The murder of a Muslim dairy farmer in Rajasthan's Alwar by 'cow-protection' goons and BJP's laboured condemnation of the heinous crime drive home a simple truth. A worrying move is afoot to normalise vigilante violence.
Vigilantism is typically borne out of poor governance. It is the signifier of a weak state unable to enforce law and order. The rise of vigilantism is synonymous with administration's failure to create the architecture for a rules-based society.
Interestingly, this classical definition of vigilantism doesn't fit the kind of mob justice that we are currently witnessing across India's northern belt. Vigilantism, here, has become an extended arm of the state — motivated youths are on the prowl looking for cattle smugglers, lynching them to death, burning butcher shops, shutting down illegal slaughterhouses, subjecting couples to moral policing, harassing people on their choice of food or clothing. In many cases, the police seem to have outsourced the job of law enforcement to these self-styled justice-delivery boys.
This is intriguing. Why would strong, stable state administrations require the help of vigilante groups to bypass the penal system and mete out instant justice? The answer isn’t hard to find.
The vigilante groups serve an important purpose in BJP's political ecosystem. The saffron unit's electoral ascendancy has empowered these fringe right groups into imposing their version of the 'idea of India'. For the BJP, these are useful idiots. The party's central leadership maintains an arm's length — the prime minister has issued a strong condemnation of their actions in the past — while its local units use these 'Hindutva soldiers' to provide the narrative of nationalism that the BJP deems crucial to its electoral success.
The problem is, this delicate balance is unsustainable. Operating outside the ambit of law, the members of these groups frequently overstep it giving rise to incidents such as we have witnessed in Dadri, Una or now in Alwar.
For their legitimacy and power, these groups depend on the state which alternates between overt and covert backing.
Consider the conduct of Rajasthan Home Minister Gulab Chand Kataria who first tried to draw a false equivalence between the cow protection goons and the victims, justified the registering of cases against both sides and claimed that the Muslim men transporting cows did not have proper documents on them.
This has been contested by the family members of Pehlu Khan, the 55-year-old Muslim dairy farmer who succumbed to his injuries on Tuesday after getting heavily beaten up by a gang of 200 on Saturday, the day of the incident which took place on a highway in Rajasthan's Alwar district.
Pehlu's son Irshad told News18, "We were coming from a mela in Jaipur. We were stopped near Behror by some people. We showed them the receipt of sale and purchase. They said they are from Shiv Sena and Bajrang Dal and started beating us. They even tore the receipt. They came prepared with hockey sticks and belts."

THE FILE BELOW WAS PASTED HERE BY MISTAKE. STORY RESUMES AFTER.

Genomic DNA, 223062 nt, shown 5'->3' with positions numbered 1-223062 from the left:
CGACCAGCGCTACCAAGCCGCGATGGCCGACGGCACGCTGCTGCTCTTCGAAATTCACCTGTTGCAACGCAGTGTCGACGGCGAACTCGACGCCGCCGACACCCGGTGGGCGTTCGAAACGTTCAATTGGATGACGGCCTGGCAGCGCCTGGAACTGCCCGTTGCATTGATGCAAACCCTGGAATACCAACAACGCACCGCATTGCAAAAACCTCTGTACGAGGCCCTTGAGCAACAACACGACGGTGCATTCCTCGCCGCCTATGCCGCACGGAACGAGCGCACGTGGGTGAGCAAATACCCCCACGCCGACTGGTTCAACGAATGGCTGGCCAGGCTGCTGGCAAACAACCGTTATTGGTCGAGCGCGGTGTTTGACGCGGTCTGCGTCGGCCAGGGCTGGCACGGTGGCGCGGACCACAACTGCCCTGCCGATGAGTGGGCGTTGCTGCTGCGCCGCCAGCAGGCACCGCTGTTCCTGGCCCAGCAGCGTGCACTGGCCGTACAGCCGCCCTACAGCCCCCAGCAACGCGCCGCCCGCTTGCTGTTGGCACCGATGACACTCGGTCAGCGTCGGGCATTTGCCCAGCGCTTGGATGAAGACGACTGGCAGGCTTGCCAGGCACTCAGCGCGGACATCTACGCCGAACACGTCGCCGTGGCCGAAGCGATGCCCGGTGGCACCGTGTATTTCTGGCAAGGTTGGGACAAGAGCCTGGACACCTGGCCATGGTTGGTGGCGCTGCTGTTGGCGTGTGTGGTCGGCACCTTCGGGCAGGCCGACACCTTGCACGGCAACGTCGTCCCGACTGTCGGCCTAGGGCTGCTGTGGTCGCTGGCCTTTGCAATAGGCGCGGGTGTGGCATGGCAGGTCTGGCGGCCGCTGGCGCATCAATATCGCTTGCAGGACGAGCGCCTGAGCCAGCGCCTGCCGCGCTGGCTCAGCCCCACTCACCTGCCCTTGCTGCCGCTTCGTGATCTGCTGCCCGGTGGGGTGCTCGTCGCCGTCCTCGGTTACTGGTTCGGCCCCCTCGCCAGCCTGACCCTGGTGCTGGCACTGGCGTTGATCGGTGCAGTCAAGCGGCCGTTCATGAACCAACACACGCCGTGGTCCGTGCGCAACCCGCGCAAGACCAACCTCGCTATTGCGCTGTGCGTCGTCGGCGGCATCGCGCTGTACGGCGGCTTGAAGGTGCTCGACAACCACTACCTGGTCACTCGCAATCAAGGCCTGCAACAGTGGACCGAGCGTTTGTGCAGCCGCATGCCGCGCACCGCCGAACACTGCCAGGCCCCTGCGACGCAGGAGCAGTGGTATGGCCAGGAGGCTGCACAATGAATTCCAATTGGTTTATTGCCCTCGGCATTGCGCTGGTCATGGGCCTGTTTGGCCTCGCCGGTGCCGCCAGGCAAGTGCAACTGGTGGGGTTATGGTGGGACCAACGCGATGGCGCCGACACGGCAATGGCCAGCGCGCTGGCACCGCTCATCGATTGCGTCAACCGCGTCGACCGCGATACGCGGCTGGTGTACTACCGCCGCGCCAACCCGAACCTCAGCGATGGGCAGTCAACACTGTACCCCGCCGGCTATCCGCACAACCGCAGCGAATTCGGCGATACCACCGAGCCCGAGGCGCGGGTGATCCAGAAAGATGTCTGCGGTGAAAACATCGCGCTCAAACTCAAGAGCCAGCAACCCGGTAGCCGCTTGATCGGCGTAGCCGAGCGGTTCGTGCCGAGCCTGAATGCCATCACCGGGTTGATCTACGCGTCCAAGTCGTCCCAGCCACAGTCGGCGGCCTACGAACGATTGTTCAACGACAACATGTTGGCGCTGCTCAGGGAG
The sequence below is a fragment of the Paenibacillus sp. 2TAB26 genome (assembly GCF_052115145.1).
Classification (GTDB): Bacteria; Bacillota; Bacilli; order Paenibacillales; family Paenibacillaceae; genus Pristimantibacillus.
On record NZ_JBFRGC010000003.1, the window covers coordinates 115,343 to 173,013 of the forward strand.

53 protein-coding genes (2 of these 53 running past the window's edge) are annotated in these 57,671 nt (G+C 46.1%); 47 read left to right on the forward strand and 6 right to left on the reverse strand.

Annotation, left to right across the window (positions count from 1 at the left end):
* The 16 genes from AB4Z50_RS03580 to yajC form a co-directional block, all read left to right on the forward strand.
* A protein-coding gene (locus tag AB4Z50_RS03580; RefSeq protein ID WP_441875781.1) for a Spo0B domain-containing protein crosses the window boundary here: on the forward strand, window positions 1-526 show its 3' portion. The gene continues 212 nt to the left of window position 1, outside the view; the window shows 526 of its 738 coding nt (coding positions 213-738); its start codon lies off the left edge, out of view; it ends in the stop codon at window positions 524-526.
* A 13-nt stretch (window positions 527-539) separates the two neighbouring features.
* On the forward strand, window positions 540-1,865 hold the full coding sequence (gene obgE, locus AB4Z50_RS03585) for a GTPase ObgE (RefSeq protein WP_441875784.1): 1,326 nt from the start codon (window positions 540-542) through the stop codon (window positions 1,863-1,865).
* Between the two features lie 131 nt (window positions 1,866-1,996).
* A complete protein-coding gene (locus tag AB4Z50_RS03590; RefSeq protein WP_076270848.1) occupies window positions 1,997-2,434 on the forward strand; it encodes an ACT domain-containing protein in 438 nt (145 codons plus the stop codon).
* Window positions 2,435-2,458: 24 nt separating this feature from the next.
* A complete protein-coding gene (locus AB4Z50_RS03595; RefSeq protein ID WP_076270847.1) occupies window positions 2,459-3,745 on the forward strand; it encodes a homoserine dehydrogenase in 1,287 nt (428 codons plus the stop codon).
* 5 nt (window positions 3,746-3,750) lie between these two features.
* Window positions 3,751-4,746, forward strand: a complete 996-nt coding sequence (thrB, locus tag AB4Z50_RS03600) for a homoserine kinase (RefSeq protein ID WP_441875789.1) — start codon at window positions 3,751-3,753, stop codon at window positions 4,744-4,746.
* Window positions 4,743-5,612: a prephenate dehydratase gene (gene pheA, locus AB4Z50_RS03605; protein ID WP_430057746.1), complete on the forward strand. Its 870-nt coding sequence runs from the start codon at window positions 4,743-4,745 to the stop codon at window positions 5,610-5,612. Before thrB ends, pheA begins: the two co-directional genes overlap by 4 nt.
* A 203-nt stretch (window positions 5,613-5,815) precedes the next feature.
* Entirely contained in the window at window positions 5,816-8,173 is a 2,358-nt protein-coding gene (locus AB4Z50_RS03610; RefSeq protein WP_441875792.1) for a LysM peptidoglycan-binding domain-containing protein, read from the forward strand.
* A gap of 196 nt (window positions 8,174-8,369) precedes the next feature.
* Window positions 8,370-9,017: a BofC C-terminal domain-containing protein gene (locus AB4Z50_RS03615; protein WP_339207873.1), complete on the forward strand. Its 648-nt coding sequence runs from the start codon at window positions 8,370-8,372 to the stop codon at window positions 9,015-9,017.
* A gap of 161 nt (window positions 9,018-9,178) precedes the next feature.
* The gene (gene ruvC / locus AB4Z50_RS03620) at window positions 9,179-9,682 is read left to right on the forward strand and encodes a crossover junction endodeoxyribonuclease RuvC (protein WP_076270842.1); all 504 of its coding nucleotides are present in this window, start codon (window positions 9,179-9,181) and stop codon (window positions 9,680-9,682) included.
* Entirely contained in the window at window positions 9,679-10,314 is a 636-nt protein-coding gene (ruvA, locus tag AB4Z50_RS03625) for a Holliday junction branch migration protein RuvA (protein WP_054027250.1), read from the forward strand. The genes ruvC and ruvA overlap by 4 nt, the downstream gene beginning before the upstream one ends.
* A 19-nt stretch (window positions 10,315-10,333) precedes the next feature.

An Indian Express report provides more details of the receipt which has the stamp of the Jaipur Municipal Corporation (serial number 89942 dated 1 April, 2017). The victim's son told the newspaper that the goons also robbed them of their belongings in cash and mobile phones.
While a video clip of the brutal attack has gone viral on social media, BJP's senior minister Mukhtar Abbas Naqvi told Rajya Sabha "the kind of incident that is being presented has not occurred on the ground." He later qualified his statement, telling Marya Shakil of News18 that his "statement was not in the context of Alwar… Taking law into your hands is wrong. Strict action will be taken against the guilty… People were trying to link the Rajasthan incident to cases in other states.. We will not tolerate violence".
What is striking is that BJP ministers both at the Centre and state have been unable to issue unqualified condemnation for the crime. This isn't surprising. Having ceded space to vigilantism and co-opting their lawlessness into its political ecosystem, the BJP is in no position to disown them. It might not even want to disown them. And therein lies a very real danger for BJP.
While the party may like to believe that a larger Hindu coalition is possible through bovine intervention, it is more likely to get badly singed at the electoral hustings if incidents such as the one in Alwar are allowed to continue.
The challenge for BJP, going forward, may not come from the Opposition or any mythical third or fourth front. It is more likely to come from within. BJP's spectacular electoral successes and spreading of national footprint have unleashed a wave of Hindu triumphalism. The irony is that while trying to implement this narrow, muscular brand of Hindutva, these triumphalist forces are going against the grain of cultural openness that Hinduism stands for.
In their quest for a larger Hindu 'mahagathbandhan', the BJP may end up alienating the vast majority of Hindus who are appalled at such instances of mindless violence. For a party that seeks to remain in power for the foreseeable future, this could be a suicidal step for BJP.
Updated Date: Apr 07, 2017 15:46 PM